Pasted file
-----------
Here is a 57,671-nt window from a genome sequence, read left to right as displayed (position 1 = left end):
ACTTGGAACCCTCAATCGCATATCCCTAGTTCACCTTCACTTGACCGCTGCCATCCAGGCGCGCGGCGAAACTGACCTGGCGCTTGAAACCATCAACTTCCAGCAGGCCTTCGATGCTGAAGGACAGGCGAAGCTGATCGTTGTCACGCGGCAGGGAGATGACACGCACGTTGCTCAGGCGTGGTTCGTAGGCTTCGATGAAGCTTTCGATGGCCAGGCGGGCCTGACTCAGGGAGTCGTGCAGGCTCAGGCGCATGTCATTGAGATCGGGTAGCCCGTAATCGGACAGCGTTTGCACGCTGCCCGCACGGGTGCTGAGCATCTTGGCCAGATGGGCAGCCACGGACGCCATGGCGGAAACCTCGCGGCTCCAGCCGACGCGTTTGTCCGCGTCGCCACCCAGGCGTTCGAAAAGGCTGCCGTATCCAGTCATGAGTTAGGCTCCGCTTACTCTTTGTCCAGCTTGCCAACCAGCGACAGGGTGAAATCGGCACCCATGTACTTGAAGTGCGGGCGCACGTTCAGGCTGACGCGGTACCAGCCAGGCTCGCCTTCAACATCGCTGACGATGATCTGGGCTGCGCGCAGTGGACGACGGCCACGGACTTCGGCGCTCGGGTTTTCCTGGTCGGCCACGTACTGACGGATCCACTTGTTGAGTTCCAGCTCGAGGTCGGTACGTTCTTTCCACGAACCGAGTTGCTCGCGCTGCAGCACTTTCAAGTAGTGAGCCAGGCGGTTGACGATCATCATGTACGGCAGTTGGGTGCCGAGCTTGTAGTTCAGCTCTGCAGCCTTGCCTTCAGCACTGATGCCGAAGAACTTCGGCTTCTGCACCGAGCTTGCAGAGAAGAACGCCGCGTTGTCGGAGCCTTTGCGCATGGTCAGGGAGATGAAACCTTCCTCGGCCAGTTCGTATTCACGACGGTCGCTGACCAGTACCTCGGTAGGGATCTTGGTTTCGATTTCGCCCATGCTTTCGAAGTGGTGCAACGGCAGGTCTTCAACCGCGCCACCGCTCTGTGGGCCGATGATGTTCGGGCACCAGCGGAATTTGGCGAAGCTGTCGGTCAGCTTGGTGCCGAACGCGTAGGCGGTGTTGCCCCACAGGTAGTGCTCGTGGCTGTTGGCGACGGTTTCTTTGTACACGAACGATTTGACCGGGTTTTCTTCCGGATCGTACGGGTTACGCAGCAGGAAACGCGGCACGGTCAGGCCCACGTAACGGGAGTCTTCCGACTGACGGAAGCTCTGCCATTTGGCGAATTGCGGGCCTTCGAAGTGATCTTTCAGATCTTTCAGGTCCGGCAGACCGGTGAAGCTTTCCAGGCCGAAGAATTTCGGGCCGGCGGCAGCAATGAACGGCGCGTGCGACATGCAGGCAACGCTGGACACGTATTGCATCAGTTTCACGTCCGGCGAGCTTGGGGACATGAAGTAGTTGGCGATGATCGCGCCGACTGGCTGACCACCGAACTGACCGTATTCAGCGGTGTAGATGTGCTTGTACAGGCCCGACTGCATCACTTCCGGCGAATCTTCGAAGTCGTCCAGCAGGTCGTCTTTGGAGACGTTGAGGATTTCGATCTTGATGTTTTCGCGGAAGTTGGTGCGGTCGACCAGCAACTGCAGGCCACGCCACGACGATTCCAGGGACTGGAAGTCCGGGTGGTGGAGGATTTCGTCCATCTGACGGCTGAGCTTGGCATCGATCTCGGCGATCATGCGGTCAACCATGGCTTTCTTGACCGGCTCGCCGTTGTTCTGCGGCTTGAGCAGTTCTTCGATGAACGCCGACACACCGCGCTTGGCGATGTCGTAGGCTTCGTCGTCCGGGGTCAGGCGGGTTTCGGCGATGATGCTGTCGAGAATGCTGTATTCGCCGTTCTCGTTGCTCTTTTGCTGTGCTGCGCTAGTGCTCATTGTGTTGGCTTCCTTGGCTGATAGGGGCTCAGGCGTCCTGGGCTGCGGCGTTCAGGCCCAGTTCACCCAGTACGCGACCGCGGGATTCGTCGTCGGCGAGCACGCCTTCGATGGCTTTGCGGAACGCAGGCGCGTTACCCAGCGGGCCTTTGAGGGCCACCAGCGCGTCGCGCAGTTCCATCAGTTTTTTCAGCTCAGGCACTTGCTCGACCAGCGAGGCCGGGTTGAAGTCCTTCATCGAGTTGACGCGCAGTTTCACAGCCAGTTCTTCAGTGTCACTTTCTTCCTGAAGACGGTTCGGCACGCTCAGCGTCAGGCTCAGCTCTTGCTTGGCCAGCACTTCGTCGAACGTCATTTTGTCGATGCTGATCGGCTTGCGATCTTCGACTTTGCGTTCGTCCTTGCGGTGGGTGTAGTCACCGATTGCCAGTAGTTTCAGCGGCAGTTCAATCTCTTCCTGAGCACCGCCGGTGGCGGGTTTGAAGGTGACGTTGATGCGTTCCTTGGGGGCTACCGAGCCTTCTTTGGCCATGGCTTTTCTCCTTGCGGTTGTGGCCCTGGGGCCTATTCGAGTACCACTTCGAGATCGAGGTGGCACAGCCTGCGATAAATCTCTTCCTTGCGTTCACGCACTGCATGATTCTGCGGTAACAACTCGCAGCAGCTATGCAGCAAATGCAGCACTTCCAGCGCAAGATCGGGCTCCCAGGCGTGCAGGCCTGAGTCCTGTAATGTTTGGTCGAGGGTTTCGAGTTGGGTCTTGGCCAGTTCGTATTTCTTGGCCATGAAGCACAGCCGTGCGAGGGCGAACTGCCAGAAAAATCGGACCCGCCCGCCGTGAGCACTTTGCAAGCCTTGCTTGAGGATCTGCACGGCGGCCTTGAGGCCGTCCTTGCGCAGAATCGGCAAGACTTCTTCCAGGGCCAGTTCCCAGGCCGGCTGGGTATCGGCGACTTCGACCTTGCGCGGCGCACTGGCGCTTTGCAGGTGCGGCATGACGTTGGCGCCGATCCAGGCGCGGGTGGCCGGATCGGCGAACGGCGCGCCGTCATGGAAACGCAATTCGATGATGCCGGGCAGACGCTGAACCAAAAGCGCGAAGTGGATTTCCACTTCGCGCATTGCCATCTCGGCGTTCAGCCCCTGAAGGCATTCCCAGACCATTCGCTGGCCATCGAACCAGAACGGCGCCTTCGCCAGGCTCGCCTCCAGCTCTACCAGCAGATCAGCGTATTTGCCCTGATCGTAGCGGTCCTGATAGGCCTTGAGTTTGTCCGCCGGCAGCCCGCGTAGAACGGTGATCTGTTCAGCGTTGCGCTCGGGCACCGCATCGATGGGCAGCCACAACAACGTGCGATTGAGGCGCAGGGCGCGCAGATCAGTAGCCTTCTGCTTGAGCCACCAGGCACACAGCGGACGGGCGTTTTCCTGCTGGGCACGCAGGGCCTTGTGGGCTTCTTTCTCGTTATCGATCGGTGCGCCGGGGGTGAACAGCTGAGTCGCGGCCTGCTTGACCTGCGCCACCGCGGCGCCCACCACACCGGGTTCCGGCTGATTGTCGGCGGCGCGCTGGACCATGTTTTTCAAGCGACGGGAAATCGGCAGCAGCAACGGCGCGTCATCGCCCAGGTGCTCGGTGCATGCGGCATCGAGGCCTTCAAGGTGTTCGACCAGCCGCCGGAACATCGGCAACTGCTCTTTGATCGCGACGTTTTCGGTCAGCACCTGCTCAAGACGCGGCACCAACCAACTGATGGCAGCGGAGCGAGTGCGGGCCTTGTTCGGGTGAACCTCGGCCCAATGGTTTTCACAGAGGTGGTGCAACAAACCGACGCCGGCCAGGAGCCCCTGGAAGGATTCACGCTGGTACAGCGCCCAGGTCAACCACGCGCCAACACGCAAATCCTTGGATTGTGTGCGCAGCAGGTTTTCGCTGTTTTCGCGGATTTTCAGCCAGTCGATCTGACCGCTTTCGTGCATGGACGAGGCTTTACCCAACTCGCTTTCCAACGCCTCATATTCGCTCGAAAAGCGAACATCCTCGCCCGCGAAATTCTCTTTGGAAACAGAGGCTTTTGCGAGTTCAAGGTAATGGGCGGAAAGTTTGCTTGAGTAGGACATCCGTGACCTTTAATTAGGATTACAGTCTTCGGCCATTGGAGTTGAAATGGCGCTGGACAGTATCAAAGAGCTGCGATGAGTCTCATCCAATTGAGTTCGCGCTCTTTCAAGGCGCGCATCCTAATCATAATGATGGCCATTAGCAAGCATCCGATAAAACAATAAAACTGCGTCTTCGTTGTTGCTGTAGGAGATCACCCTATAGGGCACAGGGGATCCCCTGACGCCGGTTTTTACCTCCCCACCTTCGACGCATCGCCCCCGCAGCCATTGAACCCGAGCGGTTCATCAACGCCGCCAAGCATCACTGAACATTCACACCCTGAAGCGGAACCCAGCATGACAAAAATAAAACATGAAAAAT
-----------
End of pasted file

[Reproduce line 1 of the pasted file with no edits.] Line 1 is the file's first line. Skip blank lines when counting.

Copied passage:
Here is a 57,671-nt window from a genome sequence, read left to right as displayed (position 1 = left end):